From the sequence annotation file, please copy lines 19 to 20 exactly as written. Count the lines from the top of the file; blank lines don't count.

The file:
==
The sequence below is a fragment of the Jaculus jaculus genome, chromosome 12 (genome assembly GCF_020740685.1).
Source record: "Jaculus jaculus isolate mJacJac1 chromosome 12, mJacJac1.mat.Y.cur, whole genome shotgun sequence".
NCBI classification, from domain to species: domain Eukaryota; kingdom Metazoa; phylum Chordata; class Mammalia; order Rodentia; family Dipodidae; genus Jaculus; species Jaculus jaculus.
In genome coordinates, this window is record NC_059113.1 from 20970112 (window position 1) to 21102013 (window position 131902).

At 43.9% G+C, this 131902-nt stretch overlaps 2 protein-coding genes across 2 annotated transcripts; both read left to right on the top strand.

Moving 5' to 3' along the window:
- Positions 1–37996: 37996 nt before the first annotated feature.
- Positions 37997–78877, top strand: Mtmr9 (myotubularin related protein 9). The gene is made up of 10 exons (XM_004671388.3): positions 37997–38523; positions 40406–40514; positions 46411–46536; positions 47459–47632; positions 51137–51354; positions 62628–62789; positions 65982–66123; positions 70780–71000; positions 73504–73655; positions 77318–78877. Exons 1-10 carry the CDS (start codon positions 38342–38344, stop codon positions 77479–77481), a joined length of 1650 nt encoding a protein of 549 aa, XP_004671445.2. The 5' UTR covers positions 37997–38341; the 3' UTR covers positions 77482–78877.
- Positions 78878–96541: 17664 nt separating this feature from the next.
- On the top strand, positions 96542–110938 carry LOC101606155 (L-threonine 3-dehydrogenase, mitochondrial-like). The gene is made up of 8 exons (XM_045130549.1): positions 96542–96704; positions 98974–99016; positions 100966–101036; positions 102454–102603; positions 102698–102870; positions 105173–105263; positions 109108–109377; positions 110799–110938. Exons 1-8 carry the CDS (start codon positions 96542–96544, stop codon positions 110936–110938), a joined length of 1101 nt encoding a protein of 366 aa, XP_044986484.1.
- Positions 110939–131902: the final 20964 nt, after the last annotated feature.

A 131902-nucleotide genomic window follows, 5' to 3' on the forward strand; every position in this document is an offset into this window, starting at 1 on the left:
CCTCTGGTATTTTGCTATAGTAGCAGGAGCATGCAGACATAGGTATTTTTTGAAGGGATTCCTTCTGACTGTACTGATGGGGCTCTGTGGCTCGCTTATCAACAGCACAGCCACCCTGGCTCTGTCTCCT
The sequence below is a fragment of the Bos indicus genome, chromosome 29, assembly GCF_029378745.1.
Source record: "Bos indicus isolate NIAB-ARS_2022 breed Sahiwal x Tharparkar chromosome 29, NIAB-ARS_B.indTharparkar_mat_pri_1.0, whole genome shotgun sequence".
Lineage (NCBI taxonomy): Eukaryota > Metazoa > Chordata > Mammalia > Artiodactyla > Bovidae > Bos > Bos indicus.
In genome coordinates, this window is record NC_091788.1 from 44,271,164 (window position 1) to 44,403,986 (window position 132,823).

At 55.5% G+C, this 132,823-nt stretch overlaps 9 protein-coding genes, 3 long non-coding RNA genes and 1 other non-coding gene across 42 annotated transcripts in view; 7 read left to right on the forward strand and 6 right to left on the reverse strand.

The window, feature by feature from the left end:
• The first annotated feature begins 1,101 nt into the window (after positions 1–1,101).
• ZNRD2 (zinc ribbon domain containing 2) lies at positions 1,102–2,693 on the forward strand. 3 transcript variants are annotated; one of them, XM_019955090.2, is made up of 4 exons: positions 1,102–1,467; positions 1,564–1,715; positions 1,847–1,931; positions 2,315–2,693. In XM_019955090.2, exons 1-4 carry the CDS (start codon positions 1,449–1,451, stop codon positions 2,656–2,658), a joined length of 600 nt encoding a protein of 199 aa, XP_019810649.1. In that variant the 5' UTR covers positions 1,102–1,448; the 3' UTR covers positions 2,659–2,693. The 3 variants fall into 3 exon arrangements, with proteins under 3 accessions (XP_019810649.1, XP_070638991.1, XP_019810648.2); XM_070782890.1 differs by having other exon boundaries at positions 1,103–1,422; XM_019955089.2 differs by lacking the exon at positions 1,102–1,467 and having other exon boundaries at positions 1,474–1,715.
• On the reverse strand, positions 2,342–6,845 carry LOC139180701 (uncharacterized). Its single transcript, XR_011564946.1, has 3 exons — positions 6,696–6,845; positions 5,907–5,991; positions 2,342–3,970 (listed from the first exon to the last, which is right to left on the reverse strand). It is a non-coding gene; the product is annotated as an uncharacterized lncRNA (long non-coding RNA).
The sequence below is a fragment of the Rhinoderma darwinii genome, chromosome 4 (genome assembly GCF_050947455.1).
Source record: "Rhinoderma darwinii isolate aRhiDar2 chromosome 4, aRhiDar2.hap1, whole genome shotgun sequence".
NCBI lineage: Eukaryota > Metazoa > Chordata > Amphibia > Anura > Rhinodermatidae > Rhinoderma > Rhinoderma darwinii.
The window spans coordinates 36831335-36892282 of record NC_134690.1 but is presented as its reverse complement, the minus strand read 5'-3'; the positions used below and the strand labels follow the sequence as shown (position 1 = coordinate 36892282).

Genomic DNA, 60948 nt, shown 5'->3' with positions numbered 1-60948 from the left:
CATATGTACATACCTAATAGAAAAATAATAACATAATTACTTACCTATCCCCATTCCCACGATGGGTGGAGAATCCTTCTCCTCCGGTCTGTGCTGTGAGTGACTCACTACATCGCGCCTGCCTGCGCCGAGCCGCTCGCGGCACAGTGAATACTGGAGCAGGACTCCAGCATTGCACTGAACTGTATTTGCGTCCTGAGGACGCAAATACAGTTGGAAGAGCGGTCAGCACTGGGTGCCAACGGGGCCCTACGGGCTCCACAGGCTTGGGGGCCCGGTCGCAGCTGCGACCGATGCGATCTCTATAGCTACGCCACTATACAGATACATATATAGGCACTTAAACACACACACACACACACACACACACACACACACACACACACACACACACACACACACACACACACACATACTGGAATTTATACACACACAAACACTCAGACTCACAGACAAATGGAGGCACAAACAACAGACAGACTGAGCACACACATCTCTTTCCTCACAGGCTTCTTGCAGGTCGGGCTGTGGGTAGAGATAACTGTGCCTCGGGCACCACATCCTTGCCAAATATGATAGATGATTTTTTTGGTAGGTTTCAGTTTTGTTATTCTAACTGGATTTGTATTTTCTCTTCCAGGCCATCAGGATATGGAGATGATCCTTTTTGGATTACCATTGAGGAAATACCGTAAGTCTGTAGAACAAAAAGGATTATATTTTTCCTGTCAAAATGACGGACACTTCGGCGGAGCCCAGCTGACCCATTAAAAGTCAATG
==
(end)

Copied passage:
The window, feature by feature from the left end:
• The first annotated feature begins 1,101 nt into the window (after positions 1–1,101).